Time for eggs! The sunshine hours are lengthening in anticipation of the upcoming vernal equinox, in which the hours of light and the hours of darkness will be poised in balance before the sun starts its crawl upwards to midsummer's apex. Longer hours of daylight flip a switch in the instinctual brains of our feathered friends, chickens both urban and rural among them, and the stingy-to-nonexistent egg-laying of the winter months suddenly turns into a bountiful flood of fresh, beautiful eggs for spring.
Last week, the chickens of Marin Sun Farms' home ranch in Inverness were chattering and clucking like a posse of glamour gals from Gossip Girl, crisscrossed by a handful of strutting roosters. Eve Love, who runs the kitchen at the company's butcher shop and cafe in Point Reyes Station, gave me a springtime gift of a half-dozen jumbo eggs in every color from palest buff to aqua-green. Every egg was double-yolked, a good-luck charm from their happy hens. Love is also starting her own flock of quail, with three hens in a pen, and along with the jumbo eggs she gave me three dainty speckled quail eggs. Seen side by side, they looked like that Annie Leibovitz picture of basketball star Wilt Chamberlain and jockey Willie Shoemaker.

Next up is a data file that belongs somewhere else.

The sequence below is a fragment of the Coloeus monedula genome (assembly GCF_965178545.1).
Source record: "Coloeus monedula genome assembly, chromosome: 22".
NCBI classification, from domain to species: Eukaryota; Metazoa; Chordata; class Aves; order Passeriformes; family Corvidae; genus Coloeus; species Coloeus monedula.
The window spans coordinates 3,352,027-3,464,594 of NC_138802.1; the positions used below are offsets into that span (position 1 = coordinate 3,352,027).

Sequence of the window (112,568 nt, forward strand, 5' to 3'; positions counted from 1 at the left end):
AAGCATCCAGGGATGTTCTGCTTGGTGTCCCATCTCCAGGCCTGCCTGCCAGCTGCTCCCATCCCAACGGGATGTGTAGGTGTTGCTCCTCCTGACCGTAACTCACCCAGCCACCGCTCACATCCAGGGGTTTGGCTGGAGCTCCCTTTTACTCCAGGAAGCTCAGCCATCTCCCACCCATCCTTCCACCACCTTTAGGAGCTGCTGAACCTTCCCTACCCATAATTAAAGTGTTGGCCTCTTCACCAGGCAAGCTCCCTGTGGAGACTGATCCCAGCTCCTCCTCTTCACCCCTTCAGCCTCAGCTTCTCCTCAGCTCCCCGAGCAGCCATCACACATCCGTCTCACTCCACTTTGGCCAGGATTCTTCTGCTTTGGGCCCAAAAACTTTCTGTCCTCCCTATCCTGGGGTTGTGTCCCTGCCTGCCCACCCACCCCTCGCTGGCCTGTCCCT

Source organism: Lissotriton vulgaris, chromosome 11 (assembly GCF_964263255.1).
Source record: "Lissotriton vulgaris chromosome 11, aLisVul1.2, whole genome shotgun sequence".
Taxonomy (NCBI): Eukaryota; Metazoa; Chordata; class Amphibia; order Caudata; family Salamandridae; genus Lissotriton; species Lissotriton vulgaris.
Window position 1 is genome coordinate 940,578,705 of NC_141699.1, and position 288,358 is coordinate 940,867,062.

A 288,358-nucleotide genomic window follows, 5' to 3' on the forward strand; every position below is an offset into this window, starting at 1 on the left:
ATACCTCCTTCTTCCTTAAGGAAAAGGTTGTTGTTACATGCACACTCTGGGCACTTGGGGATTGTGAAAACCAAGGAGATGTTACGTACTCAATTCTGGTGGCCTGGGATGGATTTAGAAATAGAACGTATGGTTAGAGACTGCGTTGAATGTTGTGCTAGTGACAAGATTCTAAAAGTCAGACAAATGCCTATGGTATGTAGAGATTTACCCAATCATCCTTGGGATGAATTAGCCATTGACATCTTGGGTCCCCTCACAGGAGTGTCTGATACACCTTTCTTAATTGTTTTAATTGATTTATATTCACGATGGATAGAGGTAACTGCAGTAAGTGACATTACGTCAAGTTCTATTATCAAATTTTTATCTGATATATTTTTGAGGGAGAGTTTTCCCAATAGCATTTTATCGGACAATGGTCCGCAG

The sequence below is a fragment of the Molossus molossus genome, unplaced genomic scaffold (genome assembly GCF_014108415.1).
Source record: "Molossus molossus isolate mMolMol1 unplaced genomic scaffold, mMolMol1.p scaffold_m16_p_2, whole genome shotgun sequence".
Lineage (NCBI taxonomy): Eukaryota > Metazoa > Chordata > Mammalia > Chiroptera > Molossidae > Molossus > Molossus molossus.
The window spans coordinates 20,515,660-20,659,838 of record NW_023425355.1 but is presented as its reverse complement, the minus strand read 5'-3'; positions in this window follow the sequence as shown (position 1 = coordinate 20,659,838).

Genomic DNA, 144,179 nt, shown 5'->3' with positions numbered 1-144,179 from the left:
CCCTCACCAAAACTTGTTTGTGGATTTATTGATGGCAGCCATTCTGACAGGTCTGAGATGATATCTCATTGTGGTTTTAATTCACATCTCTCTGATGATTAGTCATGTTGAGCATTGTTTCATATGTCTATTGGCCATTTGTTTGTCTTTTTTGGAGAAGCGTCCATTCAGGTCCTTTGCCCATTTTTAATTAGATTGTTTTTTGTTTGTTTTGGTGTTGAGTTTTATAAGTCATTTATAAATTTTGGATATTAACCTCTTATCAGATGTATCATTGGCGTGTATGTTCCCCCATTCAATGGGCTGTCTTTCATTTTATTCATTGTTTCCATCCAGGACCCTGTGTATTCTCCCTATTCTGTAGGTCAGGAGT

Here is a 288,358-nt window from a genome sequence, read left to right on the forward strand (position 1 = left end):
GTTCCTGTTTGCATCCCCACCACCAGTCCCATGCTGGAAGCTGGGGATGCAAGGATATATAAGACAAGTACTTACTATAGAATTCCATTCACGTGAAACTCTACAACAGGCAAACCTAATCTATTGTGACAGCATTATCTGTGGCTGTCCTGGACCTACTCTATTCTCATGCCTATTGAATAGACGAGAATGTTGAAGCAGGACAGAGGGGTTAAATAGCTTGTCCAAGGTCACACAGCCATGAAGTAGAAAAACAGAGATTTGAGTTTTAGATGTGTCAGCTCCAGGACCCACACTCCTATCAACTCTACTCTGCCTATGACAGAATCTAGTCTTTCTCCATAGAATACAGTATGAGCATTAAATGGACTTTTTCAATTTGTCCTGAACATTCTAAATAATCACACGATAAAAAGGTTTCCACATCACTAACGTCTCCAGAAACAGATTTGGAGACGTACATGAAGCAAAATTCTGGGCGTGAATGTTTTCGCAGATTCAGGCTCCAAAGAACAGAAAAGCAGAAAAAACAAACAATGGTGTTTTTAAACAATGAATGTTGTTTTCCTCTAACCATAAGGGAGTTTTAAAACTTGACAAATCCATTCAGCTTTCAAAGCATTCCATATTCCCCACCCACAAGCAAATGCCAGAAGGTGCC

Dainty and speckled, quail eggs, which can be found in specialty grocery stores as well in Asian markets, invariably put me in mind of the centerpiece of plovers' eggs decorating Sebastian's rooms in Evelyn Waugh's novel Brideshead Revisited.
Sebastian lived at Christ Church, high in Meadow Buildings. He was alone when I came in, peeling a plover's egg taken from the large nest of moss in the centre of the table.
'I've just counted them," he said. 'There were five each and two over, so I'm having the two. I'm unaccountably hungry to-day.'
The party assembled. Each as he came in made first for the plover's eggs, then noticed Sebastian and then myself with a polite lack of curiosity which seemed to say: We should not dream of being so offensive as to suggest that you never met us before.
'The first this year!" they said. 'Where did you get them?'
'Mummy sends them from Brideshead. They always lay early for her.' "